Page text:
In addition to requesting that the SC defer the case of Kenyatta, the Assembly of States Parties declared that no serving AU Head of State or Government would be required to appear before an international court whilst still in office. Whilst this is a basic principle of customary international law that Heads of State have immunity within the courts of other states, this declaration by the AU throws up an interesting legal conundrum. The states parties to the ICC agreed in Article 27 of the Rome Statute that no Heads of State would have immunity before the court and states parties are obliged to comply with this. If African states follow the proclamation from the assembly of states parties and refuse to comply with the court following charges against a sitting Head of State then that state would fundamentally be breaching the Rome Statute. States who are parties to the African Union are also bound by decisions of the organisation and this could cause an issue if these obligations clash with one another. Kenyatta is not the only sitting Head of State that faces prosecution before the court. President Omar al-Bashir of Sudan has also been charged with crimes against humanity, but no trial appears imminent due to the court’s inability to arrest him. This also throws up the issue of whether the Union would support Heads of State being prosecuted after they have left office. If they do then having the backing of AU states may encourage rogue leaders to continue in office for longer, at the potential detriment to their state. This has certainly worked in favour for Sudan’s al-Bashir as numerous African states have refused to arrest him due to his immunity as Head of State.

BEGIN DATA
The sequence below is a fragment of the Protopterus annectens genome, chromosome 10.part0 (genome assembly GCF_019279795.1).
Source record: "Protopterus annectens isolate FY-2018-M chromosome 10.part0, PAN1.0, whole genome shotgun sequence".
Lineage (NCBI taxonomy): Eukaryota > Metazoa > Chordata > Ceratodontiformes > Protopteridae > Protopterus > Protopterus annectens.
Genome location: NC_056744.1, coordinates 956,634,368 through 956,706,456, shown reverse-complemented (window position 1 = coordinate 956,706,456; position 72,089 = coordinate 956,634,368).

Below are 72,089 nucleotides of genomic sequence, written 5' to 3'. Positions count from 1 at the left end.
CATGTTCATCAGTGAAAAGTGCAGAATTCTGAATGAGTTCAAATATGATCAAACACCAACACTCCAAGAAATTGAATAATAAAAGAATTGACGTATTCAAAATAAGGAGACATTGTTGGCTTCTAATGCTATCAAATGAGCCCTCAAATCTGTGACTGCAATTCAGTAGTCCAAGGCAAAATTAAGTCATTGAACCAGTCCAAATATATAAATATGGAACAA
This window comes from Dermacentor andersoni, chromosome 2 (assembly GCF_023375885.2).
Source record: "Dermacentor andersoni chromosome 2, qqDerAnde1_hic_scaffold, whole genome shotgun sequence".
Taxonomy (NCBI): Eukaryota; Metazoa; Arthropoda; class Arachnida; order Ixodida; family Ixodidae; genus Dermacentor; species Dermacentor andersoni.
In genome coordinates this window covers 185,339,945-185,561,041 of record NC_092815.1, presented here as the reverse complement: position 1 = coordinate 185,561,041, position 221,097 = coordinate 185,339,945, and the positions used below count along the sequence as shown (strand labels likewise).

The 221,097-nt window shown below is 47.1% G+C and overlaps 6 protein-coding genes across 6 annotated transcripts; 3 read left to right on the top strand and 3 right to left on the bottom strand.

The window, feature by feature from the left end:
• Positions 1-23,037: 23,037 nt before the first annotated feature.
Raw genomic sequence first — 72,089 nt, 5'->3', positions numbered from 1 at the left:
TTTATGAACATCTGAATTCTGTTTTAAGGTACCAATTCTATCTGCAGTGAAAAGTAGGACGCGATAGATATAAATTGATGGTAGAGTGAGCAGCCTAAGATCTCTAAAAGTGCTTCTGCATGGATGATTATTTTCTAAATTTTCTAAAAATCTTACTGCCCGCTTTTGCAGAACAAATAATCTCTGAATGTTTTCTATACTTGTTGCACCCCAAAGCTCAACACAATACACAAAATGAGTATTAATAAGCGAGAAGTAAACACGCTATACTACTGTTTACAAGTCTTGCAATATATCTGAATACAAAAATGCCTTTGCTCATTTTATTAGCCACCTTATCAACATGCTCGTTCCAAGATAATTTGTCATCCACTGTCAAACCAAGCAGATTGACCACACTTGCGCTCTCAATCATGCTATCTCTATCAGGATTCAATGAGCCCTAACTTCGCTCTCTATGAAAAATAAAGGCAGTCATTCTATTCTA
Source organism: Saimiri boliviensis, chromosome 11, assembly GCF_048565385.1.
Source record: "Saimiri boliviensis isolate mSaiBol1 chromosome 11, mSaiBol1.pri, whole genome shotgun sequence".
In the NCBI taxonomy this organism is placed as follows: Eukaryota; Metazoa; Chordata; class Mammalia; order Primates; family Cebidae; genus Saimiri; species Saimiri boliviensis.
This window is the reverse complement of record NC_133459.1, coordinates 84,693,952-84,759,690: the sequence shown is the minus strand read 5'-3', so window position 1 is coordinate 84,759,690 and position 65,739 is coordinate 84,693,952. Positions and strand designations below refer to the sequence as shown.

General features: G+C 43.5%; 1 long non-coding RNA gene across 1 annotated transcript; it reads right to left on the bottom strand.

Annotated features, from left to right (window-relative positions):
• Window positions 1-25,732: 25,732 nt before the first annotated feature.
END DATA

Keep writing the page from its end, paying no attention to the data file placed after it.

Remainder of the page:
It is clear that there is widespread dissatisfaction with the International Criminal Court in Africa. However, we must not forget that there have been many instances where the states themselves have referred their situation to the court for investigation and the court has achieved justice for the people of these countries. It must also be borne in mind that the African Union has no power to order states to withdraw from the court if they vote to do that en masse in the future, so any action taken would be largely symbolic. If the African Union starts to become uncooperative with the court – which their President claims they are not – and this one day leads to African states withdrawing from the court’s jurisdiction then it really would be a “badge of shame” for the continent, as former UN Secretary General Kofi Annan put it, as it would allow impunity to remain on the continent. That is, of course, unless a proposed idea to expand the African Court of Human and Peoples’ Rights to cover crimes against humanity and essentially form an international court for Africa in Africa goes ahead.
Michelle is contactable at: firstname.lastname@example.org
Please cite this article as:
McKenna, M. (2013). ‘African Union Requests Security Council to Defer Cases of Kenyatta and Ruto’. Human Security Centre Global Governance, Issue 4, No. 4.